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Ethical behavior is just as crucial as effective leadership in persuading stakeholders to cooperate and support the work of the project manager — and therefore contributes to successful project outcomes.
Continue reading on PMI Blogs…
- How to Build Ethics into Your Team Culture(blogs.pmi.org)
- Ethical Standards- Mentoring(csuitementor.wordpress.com)
- The Capacity for Ethical Conduct(routledgementalhealth.com)
- Chp. 3 Ethical Influences(kkristoff.wordpress.com)
I was critical of Barack Obama during his presidential stint for two faults. I don’t mean this post to be a political diatribe in any way, I’d simply like to illustrate how structural dynamics thinking can be used as a framework at all levels: the soccer team, the family, the multi-billion dollar corporation, and the nation. I argue, that ultimately, understanding SD theory can help leaders navigate, make progress, and bring people together, in the room. It’s about being honest to your self and your team, by knowing how you communicate and think, and learning how these preferences are perceived by and affect others.
During his presidency, I nearly asked a dear friend to give Obama my latest publication Reading the Room—not for publicity, though of course that could never hurt. I truly believed the two major failings keeping him from winning a re-election could be uncovered by structural dynamics. These two criticisms were the inability to come up with a cohesive and coherent narrative purpose for the American people, and second, the idealistic moral commitment to participatory democracy.
- Obama: ‘I’ve Got Great Confidence in My Ability to Sway the American People’ (minx.cc)
- Barack Obama Anti-American? (mitsilancer.wordpress.com)
1. Trying to lead before establishing credibility.
People will only follow you if they believe that you know what you’re doing. Credibility doesn’t come from a job title or your position on the latest organization chart. Neither can it be “willed” into existence simply because you wish it were there.
Fix: Credibility, like trust, can only be earned over time. If you’ve got a track record of success, you’ll need to communicate clearly why that success is still relevant. If you’re new to the job, you’ll have to grow that credibility from scratch. Good luck!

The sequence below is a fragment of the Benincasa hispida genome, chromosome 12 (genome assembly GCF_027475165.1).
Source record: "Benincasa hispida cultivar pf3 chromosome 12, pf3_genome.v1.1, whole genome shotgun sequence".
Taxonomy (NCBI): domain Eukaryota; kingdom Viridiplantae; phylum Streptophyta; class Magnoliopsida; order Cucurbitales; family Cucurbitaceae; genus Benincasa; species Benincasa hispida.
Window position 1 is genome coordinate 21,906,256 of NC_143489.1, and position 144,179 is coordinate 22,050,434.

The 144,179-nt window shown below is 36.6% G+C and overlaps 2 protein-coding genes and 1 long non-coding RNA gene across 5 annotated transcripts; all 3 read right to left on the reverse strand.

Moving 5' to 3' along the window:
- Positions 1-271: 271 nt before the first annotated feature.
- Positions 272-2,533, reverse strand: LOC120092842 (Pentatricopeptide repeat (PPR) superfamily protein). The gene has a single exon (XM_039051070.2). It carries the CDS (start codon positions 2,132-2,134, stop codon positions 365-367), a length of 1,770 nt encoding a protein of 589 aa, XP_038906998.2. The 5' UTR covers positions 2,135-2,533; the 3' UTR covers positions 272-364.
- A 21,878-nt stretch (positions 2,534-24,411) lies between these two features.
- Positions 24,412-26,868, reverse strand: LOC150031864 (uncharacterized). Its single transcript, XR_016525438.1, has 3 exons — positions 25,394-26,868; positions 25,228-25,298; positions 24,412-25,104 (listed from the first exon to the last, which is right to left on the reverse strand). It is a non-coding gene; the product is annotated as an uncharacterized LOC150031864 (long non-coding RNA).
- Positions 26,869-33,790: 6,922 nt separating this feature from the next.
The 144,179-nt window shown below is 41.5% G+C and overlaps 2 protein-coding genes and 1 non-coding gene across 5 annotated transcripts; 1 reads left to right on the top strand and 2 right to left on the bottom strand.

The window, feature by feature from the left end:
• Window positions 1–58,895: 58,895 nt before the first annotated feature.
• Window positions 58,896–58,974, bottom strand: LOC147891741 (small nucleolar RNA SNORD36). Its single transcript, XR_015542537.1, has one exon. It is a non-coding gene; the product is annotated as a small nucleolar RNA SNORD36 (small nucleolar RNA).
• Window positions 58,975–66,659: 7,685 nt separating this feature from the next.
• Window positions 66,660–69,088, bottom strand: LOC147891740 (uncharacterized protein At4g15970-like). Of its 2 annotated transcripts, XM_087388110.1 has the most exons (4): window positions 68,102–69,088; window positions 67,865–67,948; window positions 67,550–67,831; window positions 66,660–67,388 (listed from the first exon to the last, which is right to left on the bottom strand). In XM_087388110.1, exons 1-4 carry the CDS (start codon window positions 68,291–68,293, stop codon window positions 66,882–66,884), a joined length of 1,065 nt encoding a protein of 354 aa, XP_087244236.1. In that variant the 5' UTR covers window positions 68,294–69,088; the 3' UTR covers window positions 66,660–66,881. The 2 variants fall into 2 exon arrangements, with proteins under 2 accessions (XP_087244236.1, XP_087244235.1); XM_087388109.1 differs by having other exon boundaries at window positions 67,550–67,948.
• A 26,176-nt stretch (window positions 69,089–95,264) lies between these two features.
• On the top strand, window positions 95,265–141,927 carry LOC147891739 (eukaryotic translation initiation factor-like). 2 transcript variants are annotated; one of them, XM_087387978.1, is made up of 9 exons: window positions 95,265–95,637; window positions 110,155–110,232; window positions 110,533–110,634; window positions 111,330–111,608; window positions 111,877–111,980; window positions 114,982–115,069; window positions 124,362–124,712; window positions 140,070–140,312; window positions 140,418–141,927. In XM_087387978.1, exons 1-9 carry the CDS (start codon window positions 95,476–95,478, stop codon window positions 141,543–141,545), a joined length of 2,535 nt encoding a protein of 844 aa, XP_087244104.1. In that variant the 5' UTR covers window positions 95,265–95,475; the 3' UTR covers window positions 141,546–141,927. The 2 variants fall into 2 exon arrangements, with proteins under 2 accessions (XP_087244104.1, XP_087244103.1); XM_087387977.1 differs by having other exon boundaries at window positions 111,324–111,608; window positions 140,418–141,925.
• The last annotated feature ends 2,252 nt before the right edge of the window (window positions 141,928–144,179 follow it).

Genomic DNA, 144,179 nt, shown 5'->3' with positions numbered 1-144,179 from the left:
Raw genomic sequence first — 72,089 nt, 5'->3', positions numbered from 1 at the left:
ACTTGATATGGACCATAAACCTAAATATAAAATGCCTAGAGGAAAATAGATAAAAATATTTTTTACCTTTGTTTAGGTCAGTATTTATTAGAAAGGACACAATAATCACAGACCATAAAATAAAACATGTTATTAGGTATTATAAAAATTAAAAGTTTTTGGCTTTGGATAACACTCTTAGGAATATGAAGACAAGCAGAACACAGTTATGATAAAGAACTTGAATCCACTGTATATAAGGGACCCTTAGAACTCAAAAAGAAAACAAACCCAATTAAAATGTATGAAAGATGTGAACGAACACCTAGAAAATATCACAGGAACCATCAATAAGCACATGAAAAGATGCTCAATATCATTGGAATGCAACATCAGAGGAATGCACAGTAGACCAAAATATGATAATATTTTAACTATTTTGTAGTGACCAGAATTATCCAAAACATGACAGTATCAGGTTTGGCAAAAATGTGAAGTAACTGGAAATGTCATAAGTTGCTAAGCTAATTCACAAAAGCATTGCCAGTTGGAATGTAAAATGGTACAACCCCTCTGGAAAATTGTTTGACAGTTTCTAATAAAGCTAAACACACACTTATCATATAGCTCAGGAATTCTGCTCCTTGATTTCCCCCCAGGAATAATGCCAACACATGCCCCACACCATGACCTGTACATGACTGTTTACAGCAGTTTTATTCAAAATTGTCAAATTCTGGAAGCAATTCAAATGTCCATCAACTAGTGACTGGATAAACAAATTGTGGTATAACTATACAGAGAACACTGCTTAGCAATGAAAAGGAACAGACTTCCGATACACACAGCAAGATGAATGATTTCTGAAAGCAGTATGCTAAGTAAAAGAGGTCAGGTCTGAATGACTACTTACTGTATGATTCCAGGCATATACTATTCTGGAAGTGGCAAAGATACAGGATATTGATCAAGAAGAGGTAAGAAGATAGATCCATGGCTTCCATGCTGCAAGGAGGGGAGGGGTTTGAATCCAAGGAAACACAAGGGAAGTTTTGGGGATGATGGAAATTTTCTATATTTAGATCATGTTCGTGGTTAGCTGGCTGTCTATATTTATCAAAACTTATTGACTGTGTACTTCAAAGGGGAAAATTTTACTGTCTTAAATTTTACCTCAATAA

2. Trying to lead before there’s a relationship.
Even if you’ve got a truckload of credibility, people won’t follow your lead if they don’t feel a personal connection. If you’re the manager, they may obey direct orders so as to keep their jobs, but they won’t go the proverbial “extra mile” that true leadership inspires.
Fix: The only way to build relationships is to truly care about them as individuals and frequently showing honest curiosity about them, their ideas and the work that they’re doing. This takes time, effort, and one-on-one attention.
Continue reading on Inc.com…
- 5 Reasons Leadership Falls Flat(inc.com)
- Kathy Kurnyta: On Leadership Presence(vantageleadership.wordpress.com)
- The Conviction to Lead.(myfullcup.wordpress.com)
After spending the past decade studying vulnerability, courage, shame, and worthiness, I’ve come to believe that leadership has nothing to do with position, salary, or number of direct reports. I believe a leader is anyone who holds her- or himself accountable for finding potential in people and processes.
Contrary to how we traditionally think about organizations, leaders are developing strategies and shaping culture across all levels. And, contrary to the myth of the “all-knowing-all-powerful” leader, inspired leadership requires vulnerability: Do we have the courage to show up, be seen, take risks, ask for help, own our mistakes, learn from failure, lean into joy, and can we support the people around us in doing the same?
In our culture, vulnerability has become synonymous with weakness. We associate vulnerability with emotions like fear, shame, and scarcity; emotions that we don’t want to discuss, even when they profoundly affect the way we live, love, parent, and lead.
Across the private and public sector, in schools and in our communities, we are hungry for authentic leadership – we want to show up, we want to learn, and we want to inspire and be inspired. We are hardwired for connection, curiosity, and engagement.
Continue reading on Impatient Optimists…
Don’t get in the way of your own learning. Here are five ways to step aside and continue to increase your smarts.
Most people don’t really think much about how they learn. Generally you assume learning comes naturally. You listen to someone speak either in conversation or in a lecture and you simply absorb what they are saying, right? Not really. In fact, I find as I get older that real learning takes more work. The more I fill my brain with facts, figures, and experience, the less room I have for new ideas and new thoughts. Plus, now I have all sorts of opinions that may refute the ideas being pushed at me. Like many people I consider myself a lifelong learner, but more and more I have to work hard to stay open minded.
But the need for learning never ends, so your desire to do so should always outweigh your desire to be right. The world is changing and new ideas pop up everyday; incorporating them into your life will keep you engaged and relevant. The following are the methods I use to stay open and impressionable. They’ll work for you too. No matter how old you get.
Continue reading on Inc.com…